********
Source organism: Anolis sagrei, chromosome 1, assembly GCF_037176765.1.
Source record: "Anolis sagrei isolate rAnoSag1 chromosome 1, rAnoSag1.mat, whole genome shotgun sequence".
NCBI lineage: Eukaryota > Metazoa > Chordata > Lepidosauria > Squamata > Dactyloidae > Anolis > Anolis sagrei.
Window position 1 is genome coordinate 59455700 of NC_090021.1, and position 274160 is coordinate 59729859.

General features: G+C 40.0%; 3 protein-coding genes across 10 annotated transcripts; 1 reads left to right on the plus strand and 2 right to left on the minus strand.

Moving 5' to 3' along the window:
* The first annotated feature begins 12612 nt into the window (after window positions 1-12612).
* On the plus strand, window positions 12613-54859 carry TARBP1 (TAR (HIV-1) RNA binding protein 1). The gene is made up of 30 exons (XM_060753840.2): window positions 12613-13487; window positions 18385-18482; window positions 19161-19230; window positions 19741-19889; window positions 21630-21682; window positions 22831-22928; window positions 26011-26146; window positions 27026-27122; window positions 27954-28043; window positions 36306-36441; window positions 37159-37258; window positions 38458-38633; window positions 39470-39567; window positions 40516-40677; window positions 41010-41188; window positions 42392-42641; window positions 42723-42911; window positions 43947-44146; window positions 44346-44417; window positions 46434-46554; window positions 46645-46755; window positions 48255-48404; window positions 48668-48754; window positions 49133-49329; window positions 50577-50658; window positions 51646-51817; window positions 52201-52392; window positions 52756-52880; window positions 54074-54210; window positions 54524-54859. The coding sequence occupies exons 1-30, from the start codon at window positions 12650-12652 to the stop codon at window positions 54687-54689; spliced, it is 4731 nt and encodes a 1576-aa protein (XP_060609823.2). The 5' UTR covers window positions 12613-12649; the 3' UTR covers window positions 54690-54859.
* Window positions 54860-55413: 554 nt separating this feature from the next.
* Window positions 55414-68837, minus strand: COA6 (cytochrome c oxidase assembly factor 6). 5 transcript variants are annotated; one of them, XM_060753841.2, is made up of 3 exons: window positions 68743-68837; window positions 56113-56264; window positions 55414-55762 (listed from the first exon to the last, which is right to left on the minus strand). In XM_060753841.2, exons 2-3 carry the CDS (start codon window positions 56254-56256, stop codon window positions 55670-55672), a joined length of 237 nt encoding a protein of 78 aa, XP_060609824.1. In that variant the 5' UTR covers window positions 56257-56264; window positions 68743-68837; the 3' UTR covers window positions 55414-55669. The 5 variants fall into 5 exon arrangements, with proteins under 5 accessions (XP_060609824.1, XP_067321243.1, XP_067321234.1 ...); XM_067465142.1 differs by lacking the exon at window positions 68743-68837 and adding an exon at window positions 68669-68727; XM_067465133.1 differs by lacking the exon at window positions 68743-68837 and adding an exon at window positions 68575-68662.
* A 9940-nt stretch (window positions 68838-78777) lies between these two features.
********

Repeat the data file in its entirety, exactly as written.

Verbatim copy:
Source organism: Anolis sagrei, chromosome 1, assembly GCF_037176765.1.
Source record: "Anolis sagrei isolate rAnoSag1 chromosome 1, rAnoSag1.mat, whole genome shotgun sequence".
NCBI lineage: Eukaryota > Metazoa > Chordata > Lepidosauria > Squamata > Dactyloidae > Anolis > Anolis sagrei.
Window position 1 is genome coordinate 59455700 of NC_090021.1, and position 274160 is coordinate 59729859.

General features: G+C 40.0%; 3 protein-coding genes across 10 annotated transcripts; 1 reads left to right on the plus strand and 2 right to left on the minus strand.

Moving 5' to 3' along the window:
* The first annotated feature begins 12612 nt into the window (after window positions 1-12612).
* On the plus strand, window positions 12613-54859 carry TARBP1 (TAR (HIV-1) RNA binding protein 1). The gene is made up of 30 exons (XM_060753840.2): window positions 12613-13487; window positions 18385-18482; window positions 19161-19230; window positions 19741-19889; window positions 21630-21682; window positions 22831-22928; window positions 26011-26146; window positions 27026-27122; window positions 27954-28043; window positions 36306-36441; window positions 37159-37258; window positions 38458-38633; window positions 39470-39567; window positions 40516-40677; window positions 41010-41188; window positions 42392-42641; window positions 42723-42911; window positions 43947-44146; window positions 44346-44417; window positions 46434-46554; window positions 46645-46755; window positions 48255-48404; window positions 48668-48754; window positions 49133-49329; window positions 50577-50658; window positions 51646-51817; window positions 52201-52392; window positions 52756-52880; window positions 54074-54210; window positions 54524-54859. The coding sequence occupies exons 1-30, from the start codon at window positions 12650-12652 to the stop codon at window positions 54687-54689; spliced, it is 4731 nt and encodes a 1576-aa protein (XP_060609823.2). The 5' UTR covers window positions 12613-12649; the 3' UTR covers window positions 54690-54859.
* Window positions 54860-55413: 554 nt separating this feature from the next.
* Window positions 55414-68837, minus strand: COA6 (cytochrome c oxidase assembly factor 6). 5 transcript variants are annotated; one of them, XM_060753841.2, is made up of 3 exons: window positions 68743-68837; window positions 56113-56264; window positions 55414-55762 (listed from the first exon to the last, which is right to left on the minus strand). In XM_060753841.2, exons 2-3 carry the CDS (start codon window positions 56254-56256, stop codon window positions 55670-55672), a joined length of 237 nt encoding a protein of 78 aa, XP_060609824.1. In that variant the 5' UTR covers window positions 56257-56264; window positions 68743-68837; the 3' UTR covers window positions 55414-55669. The 5 variants fall into 5 exon arrangements, with proteins under 5 accessions (XP_060609824.1, XP_067321243.1, XP_067321234.1 ...); XM_067465142.1 differs by lacking the exon at window positions 68743-68837 and adding an exon at window positions 68669-68727; XM_067465133.1 differs by lacking the exon at window positions 68743-68837 and adding an exon at window positions 68575-68662.
* A 9940-nt stretch (window positions 68838-78777) lies between these two features.